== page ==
Canine Coccidia

You noticed that your dog has diarrhea, vomiting, has lost some weight and seems to be in some pain in the abdominal area. You did the right thing and took the dog to the veterinarian. The veterinarian diagnosed the dog with Canine Coccidia, which are microscopic parasites that invade the intestines and are responsible for the dog’s problems.

The veterinarian will instruct the dog owner as to what steps they should take next. The first step will be to isolate the dog from any other dogs, as the parasite will move from one dog to another, creating a bigger problem for the dog owner. Next, the veterinarian will prescribe a medication such as Albon, Bactrovet or Tribrissen to be given for ten to fourteen days or until the dog does not show any symptoms of the infection for at least forty-eight hours. If the veterinarian has determined that the dog is dehydrated, a stay in the veterinarian clinic may be in order to rehydrate the dog with intravenous fluids. The veterinarian will usually prescribe that all remaining dogs in the household be put on this treatment as well to prevent them from becoming ill incase they too have Canine Coccidia.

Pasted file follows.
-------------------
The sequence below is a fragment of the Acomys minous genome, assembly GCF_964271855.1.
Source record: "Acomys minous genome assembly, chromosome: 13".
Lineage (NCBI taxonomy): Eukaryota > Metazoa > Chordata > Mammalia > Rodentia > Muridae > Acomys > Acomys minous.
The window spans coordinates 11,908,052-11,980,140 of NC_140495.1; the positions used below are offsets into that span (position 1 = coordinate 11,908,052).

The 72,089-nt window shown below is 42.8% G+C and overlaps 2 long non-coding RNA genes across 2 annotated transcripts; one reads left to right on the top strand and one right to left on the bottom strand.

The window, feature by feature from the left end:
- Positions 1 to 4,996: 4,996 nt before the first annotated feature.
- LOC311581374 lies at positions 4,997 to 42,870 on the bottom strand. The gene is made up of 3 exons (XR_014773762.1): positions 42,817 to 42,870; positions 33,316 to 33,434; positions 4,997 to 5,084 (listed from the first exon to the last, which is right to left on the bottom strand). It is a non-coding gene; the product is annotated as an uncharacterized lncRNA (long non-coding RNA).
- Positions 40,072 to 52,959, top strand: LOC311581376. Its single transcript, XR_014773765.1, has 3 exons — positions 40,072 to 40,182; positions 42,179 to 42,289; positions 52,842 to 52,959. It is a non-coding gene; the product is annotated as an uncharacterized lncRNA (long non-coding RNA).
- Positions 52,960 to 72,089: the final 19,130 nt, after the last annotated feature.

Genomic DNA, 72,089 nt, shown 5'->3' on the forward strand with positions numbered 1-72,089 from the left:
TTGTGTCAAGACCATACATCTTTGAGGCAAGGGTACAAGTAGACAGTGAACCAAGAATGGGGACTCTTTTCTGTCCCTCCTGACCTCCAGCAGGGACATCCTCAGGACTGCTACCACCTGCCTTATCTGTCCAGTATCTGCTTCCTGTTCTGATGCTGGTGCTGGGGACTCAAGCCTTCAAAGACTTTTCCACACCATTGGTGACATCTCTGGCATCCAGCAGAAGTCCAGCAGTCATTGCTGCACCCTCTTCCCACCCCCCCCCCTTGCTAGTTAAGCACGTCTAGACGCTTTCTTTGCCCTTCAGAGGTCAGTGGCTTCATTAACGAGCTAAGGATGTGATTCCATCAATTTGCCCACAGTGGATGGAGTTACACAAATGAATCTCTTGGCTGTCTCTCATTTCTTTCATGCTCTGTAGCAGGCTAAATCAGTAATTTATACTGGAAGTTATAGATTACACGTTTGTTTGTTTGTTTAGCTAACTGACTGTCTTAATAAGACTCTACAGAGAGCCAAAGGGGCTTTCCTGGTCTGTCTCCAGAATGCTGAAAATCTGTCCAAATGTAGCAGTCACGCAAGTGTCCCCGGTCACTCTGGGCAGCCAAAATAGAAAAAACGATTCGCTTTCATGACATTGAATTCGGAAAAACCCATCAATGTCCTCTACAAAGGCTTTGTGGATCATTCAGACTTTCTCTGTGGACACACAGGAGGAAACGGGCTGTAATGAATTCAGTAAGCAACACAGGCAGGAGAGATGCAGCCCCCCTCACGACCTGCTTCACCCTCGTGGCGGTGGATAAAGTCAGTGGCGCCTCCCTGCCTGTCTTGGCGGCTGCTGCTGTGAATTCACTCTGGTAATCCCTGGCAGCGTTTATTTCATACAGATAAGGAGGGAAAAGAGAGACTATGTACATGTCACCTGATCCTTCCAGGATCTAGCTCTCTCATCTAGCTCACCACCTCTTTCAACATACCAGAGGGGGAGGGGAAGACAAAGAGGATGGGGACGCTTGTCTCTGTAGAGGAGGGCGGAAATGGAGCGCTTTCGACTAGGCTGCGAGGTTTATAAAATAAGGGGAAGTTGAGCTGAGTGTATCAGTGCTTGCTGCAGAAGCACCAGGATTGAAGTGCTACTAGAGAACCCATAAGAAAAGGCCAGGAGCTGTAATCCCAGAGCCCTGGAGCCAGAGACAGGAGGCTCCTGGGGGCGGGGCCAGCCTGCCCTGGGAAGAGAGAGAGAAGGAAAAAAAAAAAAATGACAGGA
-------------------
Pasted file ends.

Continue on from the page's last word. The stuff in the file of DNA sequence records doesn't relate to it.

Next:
The dog owner will have to clean any area where the infected dog or dogs may have been staying, such as a kennel, with a Clorox solution. Mix eight ounces of Clorox per one gallon of water, and sprayed thoroughly, and then allowed to completely dry before any dogs are allowed to return to the treated area. Any areas that cannot be treated successfully, such as grassy areas, should be isolated for at least a month, allowing the parasites that may be in the area, time to die. All dogs are to be bathed thoroughly, to remove any fecal matter that they may have on them, then they should be rinsed with a quaternary ammonium disinfectant. Be careful when rinsing with this disinfectant; do not get it in their eyes. Rinse the dog thoroughly.

With proper cleanliness, Canine Coccidia can be prevented. Dog owners must keep any and all areas where the dogs are located clean and free from fecal matter. Rodents have also been shown to carry this parasite, making it important that dogs not be allowed to eat any rodent. If dog owners are prudent in keeping there dog areas clean and rodent free, they should not have to worry about this parasitic illness.

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